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Default Seven Ways to Break Thru a Plateau
by BendtheBar 06-25-2014, 11:44 AM

Have you ever hit a point in your training where
no matter what you do, you just can’t seem to
add any weight to the bar?

Perhaps you’re trying to hit a new PR – 200 pounds
in the press – 250 pounds in the clean and push
press – 300 pounds in the bench press – 400 pounds
in the squat – or 500 pounds in the deadlift.

And no matter what you do, and how hard you try, you
always get stuck five or ten pounds below your Magic
Number.

It’s a very common problem – happens to lifters all
the time – so let’s talk about it.

I received an email last night from Chris Fleming –
one of our many hard-charging, hard-training Dinos.
He’s experiencing exactly this problem.

Here’s what he said:

“Brooks,

How do you handle the dreaded plateau? Keep shooting
for a weight you can’t quite get?

Or take weight off the bar and shoot for extra reps
at that weight?

Or both?

I’ve been stuck at 245 on the clean and push press for
almost one and a half months and can’t seem to get to
the short-term goal of 250 overhead.

How would you go after it?

Chris Fleming”

Hi Chris,

Excellent question. Here are some points to consider.

1. Success breeds success, and failure breeds failure.

If you keep on trying and missing that 250-pound lift,
you’re just setting up a negative mental state. You’re
making the weight seem more and more difficult. So
don’t do that.

Instead, do more reps in the 220 – 230 – 240 range.
Doubles at 220 and 230 – and multiple singles at
240. Make every lift. Cultivate the success habit.

2. You absolutely are strong enough to make this lift
RIGHT NOW.

You’re hitting 245 easily, and 245 is only 5 pounds
less than 250. Percentage-wise, 245 pounds is 98%
of 250 pounds. So you’re just five pounds or 2%
behind that 250.

Everyone has a huge strength reserve in their body –
way more than 5 pounds or 2%. If your life – or the
life of a loved one – hung in the balance, you could
press 260 – 270 – or 280 pounds easily.

Similarly – if we were training together, and I loaded
the bar to 250 pounds and told you it was 240 pounds,
you’d lift it easily.

3. Focus on 5 pounds – not on 250 pounds.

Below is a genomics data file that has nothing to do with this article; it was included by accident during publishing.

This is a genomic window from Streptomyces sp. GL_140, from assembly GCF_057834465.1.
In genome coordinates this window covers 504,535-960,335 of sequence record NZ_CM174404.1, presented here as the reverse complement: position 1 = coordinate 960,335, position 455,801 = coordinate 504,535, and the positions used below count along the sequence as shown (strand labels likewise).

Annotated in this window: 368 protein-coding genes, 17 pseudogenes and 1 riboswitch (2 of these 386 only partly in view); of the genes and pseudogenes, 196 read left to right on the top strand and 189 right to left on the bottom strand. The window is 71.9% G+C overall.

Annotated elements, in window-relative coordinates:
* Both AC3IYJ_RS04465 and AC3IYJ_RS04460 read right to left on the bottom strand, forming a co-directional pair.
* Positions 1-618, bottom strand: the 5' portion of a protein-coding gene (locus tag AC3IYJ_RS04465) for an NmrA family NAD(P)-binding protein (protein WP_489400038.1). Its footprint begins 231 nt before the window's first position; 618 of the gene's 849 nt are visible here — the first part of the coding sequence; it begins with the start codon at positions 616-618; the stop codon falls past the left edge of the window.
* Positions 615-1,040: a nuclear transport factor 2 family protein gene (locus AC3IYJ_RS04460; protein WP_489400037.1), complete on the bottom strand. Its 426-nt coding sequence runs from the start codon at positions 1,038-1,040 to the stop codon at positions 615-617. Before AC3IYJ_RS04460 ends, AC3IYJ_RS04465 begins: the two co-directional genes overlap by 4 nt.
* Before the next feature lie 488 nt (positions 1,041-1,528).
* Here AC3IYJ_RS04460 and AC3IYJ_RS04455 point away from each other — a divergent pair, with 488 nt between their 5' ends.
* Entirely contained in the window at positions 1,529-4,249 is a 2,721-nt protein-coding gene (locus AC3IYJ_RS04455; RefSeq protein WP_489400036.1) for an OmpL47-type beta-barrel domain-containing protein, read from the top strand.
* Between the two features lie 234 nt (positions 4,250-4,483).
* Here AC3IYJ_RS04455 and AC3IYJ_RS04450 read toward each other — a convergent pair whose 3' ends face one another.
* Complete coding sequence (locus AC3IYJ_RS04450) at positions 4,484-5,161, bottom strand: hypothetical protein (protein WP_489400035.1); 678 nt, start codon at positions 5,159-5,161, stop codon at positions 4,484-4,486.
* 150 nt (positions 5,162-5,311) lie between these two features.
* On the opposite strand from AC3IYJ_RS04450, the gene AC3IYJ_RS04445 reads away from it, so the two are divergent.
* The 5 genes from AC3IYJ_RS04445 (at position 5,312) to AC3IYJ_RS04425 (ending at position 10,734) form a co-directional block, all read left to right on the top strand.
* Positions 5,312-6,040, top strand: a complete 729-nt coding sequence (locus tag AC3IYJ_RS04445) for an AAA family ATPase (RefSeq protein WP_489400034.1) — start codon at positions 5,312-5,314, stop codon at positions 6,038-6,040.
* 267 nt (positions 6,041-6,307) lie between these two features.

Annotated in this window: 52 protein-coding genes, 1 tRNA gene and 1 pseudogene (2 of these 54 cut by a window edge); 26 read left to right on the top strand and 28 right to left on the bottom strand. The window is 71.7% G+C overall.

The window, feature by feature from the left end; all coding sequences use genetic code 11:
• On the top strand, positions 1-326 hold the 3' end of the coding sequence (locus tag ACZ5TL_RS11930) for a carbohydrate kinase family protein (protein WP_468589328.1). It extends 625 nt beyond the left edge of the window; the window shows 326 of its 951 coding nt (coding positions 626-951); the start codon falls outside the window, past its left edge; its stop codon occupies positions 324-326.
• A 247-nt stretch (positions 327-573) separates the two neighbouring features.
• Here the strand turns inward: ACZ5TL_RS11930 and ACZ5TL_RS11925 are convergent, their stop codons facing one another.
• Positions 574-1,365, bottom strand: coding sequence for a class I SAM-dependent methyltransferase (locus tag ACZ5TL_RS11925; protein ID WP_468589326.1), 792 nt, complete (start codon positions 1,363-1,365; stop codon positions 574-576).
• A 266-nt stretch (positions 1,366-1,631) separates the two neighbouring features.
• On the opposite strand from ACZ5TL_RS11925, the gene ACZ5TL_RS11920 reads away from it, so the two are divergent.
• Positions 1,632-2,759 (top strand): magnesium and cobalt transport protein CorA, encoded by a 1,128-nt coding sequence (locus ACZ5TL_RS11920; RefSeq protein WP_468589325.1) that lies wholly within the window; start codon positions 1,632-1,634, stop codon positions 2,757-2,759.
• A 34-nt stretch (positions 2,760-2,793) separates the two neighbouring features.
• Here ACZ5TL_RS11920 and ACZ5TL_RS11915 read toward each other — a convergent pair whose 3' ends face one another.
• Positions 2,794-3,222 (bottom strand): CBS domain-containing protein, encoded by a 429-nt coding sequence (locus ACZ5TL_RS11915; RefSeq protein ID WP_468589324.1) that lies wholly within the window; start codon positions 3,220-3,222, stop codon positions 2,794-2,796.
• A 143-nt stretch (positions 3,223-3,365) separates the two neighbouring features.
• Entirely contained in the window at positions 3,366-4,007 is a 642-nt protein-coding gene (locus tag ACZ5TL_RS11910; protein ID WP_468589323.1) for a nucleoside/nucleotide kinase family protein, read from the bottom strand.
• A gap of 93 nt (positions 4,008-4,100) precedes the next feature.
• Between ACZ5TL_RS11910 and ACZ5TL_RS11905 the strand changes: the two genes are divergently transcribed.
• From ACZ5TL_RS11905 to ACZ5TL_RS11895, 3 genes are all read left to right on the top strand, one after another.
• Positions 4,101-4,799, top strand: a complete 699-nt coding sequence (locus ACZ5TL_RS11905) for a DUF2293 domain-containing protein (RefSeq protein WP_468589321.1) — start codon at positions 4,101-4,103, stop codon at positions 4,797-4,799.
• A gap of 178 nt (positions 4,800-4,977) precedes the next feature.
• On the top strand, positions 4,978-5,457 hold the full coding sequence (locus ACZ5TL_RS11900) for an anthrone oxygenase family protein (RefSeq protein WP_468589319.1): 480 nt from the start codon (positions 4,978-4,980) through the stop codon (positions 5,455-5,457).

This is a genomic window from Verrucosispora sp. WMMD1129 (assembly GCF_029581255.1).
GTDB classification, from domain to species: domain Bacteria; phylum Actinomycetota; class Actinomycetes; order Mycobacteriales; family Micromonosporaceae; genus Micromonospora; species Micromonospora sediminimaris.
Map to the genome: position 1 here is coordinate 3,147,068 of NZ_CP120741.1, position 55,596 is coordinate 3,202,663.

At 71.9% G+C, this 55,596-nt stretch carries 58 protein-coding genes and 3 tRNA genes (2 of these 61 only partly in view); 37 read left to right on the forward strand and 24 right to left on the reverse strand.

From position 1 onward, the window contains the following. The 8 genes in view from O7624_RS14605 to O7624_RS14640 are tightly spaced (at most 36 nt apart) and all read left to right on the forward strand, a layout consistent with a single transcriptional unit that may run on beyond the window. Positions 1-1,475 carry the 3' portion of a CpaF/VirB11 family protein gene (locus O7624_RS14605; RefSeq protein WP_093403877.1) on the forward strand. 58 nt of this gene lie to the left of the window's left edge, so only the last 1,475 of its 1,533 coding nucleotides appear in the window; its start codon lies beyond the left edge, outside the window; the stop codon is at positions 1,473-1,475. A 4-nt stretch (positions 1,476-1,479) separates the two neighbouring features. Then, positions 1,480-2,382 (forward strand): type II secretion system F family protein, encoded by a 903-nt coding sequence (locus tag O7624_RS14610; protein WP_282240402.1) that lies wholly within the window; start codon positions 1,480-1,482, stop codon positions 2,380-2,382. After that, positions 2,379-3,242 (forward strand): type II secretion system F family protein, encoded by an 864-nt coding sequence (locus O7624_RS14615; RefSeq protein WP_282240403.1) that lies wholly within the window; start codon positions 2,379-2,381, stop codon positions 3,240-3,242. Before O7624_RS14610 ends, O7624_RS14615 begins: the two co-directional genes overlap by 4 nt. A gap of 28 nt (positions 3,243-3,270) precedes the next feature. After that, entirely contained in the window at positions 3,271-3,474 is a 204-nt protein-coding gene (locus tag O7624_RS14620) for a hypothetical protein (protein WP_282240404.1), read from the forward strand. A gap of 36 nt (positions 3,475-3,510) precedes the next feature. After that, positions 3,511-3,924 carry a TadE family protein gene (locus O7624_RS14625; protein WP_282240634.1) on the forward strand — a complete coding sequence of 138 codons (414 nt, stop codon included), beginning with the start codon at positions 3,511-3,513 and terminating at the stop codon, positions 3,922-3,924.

When Doug Hepburn was facing the same sort of situation
that you are facing, he’d pick up two 2 ½ pound plates
and look at them and say, “You are SMALL! I am WAY
STRONGER than you are! I’m not going to let two tiny
little plates keep me from making my next lift.”

4. Divide and conquer.

Try doing power cleans with no push press – and then do
push press off the rack (or off of your squat stands).
You may find you can clean more than 250 – and push
press more than 250 off the rack. Then it’s just a
simple matter of putting the two together.

5. Play with your plates.

Do NOT always load the bar the same way, with the same
plates, to get to 250 pounds. You are creating a mental
image of what 250 pounds looks like – and every time you
see it, you start to psyche yourself out. Load the bar
with different plates and it won’t look as heavy to you.

The first time I push pressed 300 pounds, I was training
in a basement with low ceilings. I had to load the bar
with 25’s in order to have enough room to hold it overhead.
I ran out of enough small plates, and had to finish up by
tying some small exercise plates to my OL bar – and then
had to add a small length of log chain to each end, held
on with tape.

It was a Christmas Tree Barbell!

And the great thing was – when I looked at the bar, I had
no idea what it weighed. It took five minutes to count
the plates and chains and things and add it all up.

So the barbell did not “look” like it weighed 300 pounds –
and that made all the difference.

6. Visualization.

Practice visualization – as described in Dinosaur Training
and in Strength, Muscle and Power. Picture yourself hitting
that 250 pound lift. Create a mental movie – make it as
detailed and as vivid as possible – and play it over and
over.

7. Write it down – and say it.

Take a note-card and write 250 POUNDS on it. Put it in your
pocket and carry it around with you. Take it out and look
at it throughout the day – and tell yourself “I WILL LIFT
250 POUNDS! I WILL do it. I will clean it – and push press
it. I will clean it, and drive it high over head. I will
lift it easily. I am strong, I am powerful, I am fast, and
I am determined. I WILL do this!”

There you have it – seven super effective plateau busters.
And they’re guaranteed to work. Every lifting champion uses
them.

And know this. I absolutely KNOW that you’re going to make
the 250 pound clean and push press. There is NO WAY that
it is not going to happen.

So go out there and get it – use the tips here – and make
the lift.

Report back when you’ve nailed the scalp to the wall of
your lifting quarters.

Yours in strength,

Brooks Kubik

P.S. For more ideas on breaking through training plateaus,
try these:

Dinosaur Training: Lost Secrets of Strength and
Development

http://www.brookskubik.com/dinosaur_training.html

Strength, Muscle and Power

http://brookskubik.com/strength_muscle_power.html
__________________
---------------------------------------------------------------------------------------

Destroy That Which Destroys You

"Let bravery be thy choice, but not bravado."


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Old 06-25-2014, 03:49 PM   #2
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